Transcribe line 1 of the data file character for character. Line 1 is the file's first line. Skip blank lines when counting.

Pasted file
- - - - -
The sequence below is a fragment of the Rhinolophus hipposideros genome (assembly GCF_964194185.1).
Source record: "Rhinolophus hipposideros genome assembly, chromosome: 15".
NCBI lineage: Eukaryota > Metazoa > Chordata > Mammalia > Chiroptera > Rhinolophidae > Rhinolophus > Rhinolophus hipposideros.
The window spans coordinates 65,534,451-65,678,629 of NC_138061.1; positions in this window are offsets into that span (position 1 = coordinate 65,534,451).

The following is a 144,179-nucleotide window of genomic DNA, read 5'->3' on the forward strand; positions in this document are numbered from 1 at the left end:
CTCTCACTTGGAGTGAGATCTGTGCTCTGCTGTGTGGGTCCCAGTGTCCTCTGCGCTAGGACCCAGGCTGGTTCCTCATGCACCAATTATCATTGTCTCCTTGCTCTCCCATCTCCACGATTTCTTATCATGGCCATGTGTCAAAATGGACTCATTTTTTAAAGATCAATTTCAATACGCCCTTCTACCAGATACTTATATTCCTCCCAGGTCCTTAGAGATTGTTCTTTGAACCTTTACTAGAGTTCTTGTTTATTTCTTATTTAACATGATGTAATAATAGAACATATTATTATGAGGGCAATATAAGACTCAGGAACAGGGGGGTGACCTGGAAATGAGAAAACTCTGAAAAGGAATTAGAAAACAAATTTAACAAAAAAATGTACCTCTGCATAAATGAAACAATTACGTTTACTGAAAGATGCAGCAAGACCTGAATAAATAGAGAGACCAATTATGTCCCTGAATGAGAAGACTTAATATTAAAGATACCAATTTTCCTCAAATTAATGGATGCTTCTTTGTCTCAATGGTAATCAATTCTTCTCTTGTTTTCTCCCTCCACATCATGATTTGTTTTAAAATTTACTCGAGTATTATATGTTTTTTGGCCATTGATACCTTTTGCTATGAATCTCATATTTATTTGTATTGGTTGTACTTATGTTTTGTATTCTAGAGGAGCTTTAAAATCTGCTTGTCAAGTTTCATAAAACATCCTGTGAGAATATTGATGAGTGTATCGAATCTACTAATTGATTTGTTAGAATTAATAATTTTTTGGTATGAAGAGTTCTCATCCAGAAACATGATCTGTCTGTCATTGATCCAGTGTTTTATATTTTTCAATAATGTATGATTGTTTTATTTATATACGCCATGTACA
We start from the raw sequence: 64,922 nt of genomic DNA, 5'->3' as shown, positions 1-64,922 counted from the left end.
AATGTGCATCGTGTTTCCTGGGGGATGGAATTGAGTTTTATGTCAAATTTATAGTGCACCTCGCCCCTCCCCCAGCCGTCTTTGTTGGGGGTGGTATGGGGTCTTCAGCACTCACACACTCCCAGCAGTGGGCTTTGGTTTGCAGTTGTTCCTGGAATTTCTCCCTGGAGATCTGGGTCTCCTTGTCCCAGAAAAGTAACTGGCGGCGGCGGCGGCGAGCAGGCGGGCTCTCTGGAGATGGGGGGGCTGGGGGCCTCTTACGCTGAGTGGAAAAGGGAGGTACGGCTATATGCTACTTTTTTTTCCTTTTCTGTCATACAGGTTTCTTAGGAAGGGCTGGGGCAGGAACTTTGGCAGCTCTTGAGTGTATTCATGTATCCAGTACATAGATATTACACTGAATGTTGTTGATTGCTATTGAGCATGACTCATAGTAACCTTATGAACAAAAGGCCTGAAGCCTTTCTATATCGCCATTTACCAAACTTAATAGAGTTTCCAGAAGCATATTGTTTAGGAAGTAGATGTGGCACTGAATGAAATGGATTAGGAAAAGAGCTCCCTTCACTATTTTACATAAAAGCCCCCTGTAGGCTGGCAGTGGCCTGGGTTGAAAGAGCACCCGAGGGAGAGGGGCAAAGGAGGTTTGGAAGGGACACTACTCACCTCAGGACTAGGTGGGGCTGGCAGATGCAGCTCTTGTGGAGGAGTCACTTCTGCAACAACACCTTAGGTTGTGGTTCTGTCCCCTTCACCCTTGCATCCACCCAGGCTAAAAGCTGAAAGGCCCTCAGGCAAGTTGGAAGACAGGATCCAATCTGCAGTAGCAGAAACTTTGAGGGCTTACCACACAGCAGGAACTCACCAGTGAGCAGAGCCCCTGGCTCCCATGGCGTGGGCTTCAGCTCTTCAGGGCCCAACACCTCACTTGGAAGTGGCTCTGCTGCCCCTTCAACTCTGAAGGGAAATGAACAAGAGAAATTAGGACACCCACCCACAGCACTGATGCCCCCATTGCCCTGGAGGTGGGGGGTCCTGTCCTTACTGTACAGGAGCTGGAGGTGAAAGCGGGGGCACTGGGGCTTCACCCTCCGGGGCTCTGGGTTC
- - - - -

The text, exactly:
The sequence below is a fragment of the Rhinolophus hipposideros genome (assembly GCF_964194185.1).